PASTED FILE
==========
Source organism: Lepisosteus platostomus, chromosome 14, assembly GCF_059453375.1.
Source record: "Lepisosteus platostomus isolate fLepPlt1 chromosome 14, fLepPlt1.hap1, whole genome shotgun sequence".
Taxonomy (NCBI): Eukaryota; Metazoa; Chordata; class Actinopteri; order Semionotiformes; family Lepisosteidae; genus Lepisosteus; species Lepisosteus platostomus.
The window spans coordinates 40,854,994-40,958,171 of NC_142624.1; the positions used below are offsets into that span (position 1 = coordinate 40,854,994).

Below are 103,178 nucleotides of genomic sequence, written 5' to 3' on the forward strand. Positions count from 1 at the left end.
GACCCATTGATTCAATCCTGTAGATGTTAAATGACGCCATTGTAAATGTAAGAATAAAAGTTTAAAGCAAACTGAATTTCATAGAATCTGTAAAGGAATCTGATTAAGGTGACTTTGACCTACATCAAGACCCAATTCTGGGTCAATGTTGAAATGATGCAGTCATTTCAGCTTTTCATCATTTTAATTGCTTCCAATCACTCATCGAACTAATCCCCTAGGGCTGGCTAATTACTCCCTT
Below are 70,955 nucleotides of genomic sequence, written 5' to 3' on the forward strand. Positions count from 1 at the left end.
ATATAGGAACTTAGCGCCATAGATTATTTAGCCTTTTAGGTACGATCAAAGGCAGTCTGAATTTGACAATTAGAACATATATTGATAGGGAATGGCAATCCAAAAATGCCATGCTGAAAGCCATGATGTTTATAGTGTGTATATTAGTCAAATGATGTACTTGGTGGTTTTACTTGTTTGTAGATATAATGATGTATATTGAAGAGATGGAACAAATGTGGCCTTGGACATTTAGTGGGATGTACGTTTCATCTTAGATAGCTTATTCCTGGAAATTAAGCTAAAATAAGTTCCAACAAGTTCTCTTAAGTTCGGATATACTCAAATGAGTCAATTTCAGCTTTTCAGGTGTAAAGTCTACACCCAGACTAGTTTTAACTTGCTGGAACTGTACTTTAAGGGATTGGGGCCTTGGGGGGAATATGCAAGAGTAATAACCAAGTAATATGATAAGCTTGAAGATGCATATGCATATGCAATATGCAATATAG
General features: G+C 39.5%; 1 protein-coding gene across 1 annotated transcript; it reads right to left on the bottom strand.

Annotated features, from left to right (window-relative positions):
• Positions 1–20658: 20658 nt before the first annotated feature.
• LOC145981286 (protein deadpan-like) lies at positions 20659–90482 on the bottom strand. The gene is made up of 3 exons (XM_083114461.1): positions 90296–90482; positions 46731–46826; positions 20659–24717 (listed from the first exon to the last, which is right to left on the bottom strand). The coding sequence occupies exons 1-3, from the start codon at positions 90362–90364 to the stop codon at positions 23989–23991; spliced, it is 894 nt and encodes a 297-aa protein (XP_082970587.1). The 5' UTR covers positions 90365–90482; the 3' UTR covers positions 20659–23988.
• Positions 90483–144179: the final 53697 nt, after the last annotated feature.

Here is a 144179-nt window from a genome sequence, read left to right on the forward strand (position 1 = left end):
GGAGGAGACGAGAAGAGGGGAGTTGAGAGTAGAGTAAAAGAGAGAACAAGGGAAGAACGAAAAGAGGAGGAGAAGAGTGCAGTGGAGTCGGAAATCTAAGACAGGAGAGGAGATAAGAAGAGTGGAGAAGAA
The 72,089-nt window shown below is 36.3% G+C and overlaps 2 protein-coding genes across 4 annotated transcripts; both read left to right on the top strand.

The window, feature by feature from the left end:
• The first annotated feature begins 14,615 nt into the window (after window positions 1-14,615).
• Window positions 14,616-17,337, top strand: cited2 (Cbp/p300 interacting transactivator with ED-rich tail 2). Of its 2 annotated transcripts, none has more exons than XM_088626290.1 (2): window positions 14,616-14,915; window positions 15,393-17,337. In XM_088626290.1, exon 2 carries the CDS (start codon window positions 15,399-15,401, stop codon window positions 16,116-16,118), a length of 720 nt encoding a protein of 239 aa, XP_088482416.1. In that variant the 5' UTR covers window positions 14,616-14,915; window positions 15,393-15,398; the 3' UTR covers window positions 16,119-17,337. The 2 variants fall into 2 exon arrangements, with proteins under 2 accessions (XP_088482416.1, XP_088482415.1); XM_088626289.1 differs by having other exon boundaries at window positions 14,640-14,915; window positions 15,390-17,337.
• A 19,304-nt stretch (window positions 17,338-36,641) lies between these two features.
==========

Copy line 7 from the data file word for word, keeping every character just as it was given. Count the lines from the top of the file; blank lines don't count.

Below are 70,955 nucleotides of genomic sequence, written 5' to 3' on the forward strand. Positions count from 1 at the left end.